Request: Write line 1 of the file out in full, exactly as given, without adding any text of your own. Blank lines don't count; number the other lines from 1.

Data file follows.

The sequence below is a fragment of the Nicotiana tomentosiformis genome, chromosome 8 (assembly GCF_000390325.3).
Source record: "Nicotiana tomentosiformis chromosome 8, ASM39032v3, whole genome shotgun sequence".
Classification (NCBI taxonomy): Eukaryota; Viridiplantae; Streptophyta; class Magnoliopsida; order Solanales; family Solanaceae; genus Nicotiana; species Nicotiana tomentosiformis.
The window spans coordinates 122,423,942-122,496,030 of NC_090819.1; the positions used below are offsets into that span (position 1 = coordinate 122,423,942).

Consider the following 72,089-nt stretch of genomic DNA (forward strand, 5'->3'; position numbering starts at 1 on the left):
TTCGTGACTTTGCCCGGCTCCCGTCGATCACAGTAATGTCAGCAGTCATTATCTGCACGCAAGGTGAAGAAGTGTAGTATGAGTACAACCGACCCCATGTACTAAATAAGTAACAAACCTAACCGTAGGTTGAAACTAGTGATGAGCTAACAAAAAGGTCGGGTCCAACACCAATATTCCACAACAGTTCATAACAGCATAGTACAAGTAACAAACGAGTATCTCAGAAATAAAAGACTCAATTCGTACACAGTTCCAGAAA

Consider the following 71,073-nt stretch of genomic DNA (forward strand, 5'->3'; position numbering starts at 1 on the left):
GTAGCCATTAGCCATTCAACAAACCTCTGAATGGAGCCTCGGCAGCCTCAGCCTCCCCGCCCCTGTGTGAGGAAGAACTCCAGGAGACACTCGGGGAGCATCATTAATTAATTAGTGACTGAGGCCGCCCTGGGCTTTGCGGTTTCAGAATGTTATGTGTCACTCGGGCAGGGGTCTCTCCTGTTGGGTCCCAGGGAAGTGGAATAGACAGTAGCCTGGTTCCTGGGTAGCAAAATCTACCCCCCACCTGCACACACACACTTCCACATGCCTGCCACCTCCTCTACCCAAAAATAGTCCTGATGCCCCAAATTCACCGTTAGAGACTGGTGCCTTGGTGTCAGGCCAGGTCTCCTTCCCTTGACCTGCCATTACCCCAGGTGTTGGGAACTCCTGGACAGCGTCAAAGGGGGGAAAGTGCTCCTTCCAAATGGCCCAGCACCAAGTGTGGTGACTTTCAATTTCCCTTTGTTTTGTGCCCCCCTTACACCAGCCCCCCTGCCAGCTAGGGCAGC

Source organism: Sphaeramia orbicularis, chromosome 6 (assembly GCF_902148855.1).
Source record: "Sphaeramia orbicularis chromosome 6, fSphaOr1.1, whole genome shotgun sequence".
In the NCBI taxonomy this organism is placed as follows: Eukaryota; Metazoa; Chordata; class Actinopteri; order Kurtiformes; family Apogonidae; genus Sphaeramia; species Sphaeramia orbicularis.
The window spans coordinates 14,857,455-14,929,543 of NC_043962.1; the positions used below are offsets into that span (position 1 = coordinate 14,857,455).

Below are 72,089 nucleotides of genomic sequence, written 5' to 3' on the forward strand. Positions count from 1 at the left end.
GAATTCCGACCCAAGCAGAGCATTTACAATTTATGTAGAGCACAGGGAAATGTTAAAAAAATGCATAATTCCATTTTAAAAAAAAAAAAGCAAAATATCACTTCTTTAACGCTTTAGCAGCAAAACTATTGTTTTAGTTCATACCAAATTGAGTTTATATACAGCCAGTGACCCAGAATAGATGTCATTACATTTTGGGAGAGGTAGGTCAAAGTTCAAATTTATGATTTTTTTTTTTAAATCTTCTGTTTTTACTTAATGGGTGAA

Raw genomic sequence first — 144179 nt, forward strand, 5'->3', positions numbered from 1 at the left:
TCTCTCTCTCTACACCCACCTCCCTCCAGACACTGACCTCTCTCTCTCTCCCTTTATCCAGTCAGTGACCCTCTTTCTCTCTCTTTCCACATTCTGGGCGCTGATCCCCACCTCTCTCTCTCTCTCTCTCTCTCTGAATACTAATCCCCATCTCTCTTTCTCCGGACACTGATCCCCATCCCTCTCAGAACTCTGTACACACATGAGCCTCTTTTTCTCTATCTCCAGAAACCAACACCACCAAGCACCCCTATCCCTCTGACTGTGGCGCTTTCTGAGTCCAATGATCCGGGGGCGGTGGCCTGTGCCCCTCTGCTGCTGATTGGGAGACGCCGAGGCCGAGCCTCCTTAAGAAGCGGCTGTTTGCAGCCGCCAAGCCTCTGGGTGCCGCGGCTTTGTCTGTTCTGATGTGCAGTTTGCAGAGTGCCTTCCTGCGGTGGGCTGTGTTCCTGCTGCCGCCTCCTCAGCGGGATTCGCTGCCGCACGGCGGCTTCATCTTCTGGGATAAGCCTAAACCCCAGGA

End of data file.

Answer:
The sequence below is a fragment of the Nicotiana tomentosiformis genome, chromosome 8 (assembly GCF_000390325.3).